Specialty Tools for Double Flaring & Bending Brake Lines

8:15 am Brake Bleeding, brakes, Calvan Tools

Flares-Made-Easy

Above is a flare made easy by the Calvan 164.

© DenLorsTools.com Summary: Question from a blog reader answered by a master auto technician regarding tools and advice for installing replacement brake lines.

Question – I need to replace some brake lines on my truck and I am new to flaring brake lines. I find the Calvan 164 flaring tool interesting but can find little information about it. Do you have any feedback from users of this tool, positive or negative? Or would I be better off spending more and getting a good quality traditional bar type flaring tool? I will only be doing 3/16 and 1/4 in. flares and only want to buy one flaring tool. Any input is greatly appreciated. Thank you, J. Fraley.

Answer – The Calvan 164 tool is fairly new and I’ve never used that type of flaring tool. We actually have the demonstration video on the product descriptions. See them here – Calvan Metric 154 and the Calvan SAE 164. I have only used the conventional style flaring tools but I can see how the Calvan style will hold up better with less slipping.

You may also get by without flaring the new lines since they are available pre-flared with nuts in different lengths that can be put together with threaded unions. Excess lengths can sometimes be coiled to reduce over-all length if they are too long. If using a flare kit, the exact desired length can be obtained. This would also allow for a much more professional appearing finished job with less chance of unwanted contact with surrounding components.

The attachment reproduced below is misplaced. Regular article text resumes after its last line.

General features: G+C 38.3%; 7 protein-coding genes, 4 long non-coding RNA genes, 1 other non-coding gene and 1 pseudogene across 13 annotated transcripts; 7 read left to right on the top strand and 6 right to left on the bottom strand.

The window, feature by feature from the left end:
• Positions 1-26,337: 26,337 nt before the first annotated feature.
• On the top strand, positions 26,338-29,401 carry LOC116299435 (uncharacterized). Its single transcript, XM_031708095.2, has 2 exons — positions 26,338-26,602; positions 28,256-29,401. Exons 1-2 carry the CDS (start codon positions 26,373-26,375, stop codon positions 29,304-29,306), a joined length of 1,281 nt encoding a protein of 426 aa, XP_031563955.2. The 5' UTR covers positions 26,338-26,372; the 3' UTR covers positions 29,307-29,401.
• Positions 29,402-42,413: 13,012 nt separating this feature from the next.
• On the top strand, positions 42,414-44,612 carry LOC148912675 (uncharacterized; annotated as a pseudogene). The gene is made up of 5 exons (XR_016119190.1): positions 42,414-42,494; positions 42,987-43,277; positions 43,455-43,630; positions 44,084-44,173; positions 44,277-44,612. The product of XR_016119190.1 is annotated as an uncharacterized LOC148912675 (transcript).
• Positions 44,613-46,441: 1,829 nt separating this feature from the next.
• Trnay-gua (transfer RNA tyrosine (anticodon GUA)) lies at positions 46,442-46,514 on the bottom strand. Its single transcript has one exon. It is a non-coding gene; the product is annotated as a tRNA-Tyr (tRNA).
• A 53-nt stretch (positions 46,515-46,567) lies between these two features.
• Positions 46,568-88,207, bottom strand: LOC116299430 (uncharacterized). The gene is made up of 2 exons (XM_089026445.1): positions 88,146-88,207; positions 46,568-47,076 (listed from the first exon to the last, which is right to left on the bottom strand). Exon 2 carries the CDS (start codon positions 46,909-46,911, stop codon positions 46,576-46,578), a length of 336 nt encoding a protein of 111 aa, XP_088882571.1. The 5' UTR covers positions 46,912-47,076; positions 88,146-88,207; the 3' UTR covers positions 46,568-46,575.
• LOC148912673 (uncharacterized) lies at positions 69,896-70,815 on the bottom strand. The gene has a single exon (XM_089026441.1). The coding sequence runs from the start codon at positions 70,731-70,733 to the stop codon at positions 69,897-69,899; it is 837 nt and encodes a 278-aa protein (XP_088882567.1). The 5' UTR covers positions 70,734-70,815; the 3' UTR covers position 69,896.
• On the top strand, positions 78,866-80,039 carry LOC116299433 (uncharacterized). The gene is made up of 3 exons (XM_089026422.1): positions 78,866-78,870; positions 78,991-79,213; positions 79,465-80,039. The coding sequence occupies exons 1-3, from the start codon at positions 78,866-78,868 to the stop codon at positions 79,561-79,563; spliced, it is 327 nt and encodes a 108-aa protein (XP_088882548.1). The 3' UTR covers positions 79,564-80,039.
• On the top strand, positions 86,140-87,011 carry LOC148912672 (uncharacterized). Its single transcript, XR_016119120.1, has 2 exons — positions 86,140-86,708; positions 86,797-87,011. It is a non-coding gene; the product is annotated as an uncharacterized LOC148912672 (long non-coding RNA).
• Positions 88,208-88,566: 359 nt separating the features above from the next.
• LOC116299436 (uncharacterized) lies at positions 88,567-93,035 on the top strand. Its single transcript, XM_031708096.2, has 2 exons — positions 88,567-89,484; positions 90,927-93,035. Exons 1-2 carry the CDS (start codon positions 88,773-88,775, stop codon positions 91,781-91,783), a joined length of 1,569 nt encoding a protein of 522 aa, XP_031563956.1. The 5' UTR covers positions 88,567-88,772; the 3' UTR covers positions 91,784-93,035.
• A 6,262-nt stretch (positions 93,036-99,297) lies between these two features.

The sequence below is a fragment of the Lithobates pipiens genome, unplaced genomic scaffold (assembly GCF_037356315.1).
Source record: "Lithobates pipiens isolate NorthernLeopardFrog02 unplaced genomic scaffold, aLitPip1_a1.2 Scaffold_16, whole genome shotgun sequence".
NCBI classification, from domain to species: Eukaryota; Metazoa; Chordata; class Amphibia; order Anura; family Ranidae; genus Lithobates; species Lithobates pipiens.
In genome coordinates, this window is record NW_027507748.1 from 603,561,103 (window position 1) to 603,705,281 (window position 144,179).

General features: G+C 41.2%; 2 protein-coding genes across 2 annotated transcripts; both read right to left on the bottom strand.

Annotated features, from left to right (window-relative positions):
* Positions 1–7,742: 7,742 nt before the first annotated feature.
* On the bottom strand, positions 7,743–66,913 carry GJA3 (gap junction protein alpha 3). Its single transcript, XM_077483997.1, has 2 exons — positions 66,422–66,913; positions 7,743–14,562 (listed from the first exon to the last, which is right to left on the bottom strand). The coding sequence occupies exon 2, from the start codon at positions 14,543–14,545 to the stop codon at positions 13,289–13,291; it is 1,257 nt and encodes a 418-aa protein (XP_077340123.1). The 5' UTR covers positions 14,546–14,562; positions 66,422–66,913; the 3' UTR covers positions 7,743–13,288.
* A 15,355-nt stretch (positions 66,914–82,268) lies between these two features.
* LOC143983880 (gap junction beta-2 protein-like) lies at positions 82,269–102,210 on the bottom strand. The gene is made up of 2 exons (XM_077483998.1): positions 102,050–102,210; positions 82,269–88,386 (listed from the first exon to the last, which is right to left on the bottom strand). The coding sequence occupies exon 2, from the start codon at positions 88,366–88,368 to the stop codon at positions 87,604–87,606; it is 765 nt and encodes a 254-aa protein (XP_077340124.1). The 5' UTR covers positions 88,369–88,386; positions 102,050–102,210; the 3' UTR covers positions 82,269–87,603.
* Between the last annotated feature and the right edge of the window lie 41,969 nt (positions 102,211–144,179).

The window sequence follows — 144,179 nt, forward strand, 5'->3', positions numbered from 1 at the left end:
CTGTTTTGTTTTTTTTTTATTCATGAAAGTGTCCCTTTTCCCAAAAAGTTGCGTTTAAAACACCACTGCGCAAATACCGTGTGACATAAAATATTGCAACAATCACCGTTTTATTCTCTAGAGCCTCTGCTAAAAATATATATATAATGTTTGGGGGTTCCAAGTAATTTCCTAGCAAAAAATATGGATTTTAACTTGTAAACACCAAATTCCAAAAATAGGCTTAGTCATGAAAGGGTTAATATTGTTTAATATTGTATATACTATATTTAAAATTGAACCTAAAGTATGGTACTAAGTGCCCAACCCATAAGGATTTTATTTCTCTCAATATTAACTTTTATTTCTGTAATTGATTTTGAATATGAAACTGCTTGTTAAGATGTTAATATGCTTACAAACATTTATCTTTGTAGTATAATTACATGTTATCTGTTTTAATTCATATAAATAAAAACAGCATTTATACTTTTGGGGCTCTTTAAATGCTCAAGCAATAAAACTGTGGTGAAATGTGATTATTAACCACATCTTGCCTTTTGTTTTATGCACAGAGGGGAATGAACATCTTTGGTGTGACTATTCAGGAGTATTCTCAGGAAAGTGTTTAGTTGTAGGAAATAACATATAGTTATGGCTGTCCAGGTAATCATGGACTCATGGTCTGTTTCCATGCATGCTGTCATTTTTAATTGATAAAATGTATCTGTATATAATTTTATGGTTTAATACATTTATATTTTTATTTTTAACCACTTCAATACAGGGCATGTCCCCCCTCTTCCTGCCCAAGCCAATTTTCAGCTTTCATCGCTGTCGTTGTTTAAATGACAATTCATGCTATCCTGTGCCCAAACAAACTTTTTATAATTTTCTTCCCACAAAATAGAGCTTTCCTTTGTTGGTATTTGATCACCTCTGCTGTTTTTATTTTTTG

Important things to know when replacing brake lines:

Avoid kinking brake lines by using a tubing bender (TP14316, see video). If the proper tool is not available, try bending the brake line by pushing with both hands over a pipe. Of course the tool works much easier.

1. NEVER use compression fittings. Unions which accept lines that are properly flared are acceptable.

2. Brake lines use DOUBLE flares not just single. This means the end is double inward which provides more strength.

3. Take into consideration that if the lines get rubbed or are allowed to vibrate excessively they will leak over time. Chafed or rubbed through lines are a leading cause of brake line leaks second only to rust. Up and down suspension movement should be considered. Also, route lines and secure them the same way as original lines were to help prevent issues.

5. Avoid allowing the master cylinder to run empty if possible. This will make bleeding the brakes easier. See our bleeding master cylinder article if needed.

6. After bleeding the brakes (master cylinder and bleeder screws) –  leak check the lines. Don’t force bleeder screws they may break. If they are rusted tight – see our Rusted Bleeder Screws article for tips. Water is the best choice for cleaning excess brake fluid, brake cleaner is toxic and not necessary unless dealing with grease/oil. Caution: Brake fluid will ruin painted surfaces!

One Response
  1. JP :

    Date: November 22, 2012 @ 9:59 am

    I have the Calvan 164 as a Bluepoint in-line flaring tool. Brilliant design similar to an existing Kent-Moore design I also use. Consistent & precise flares. Less fuss & more accurate than bar type tools. I find even better than pricey hydra-flare tool. Very compact but solid for flaring right on the vehicle or also in a vise. Hard to go wrong with this tool.

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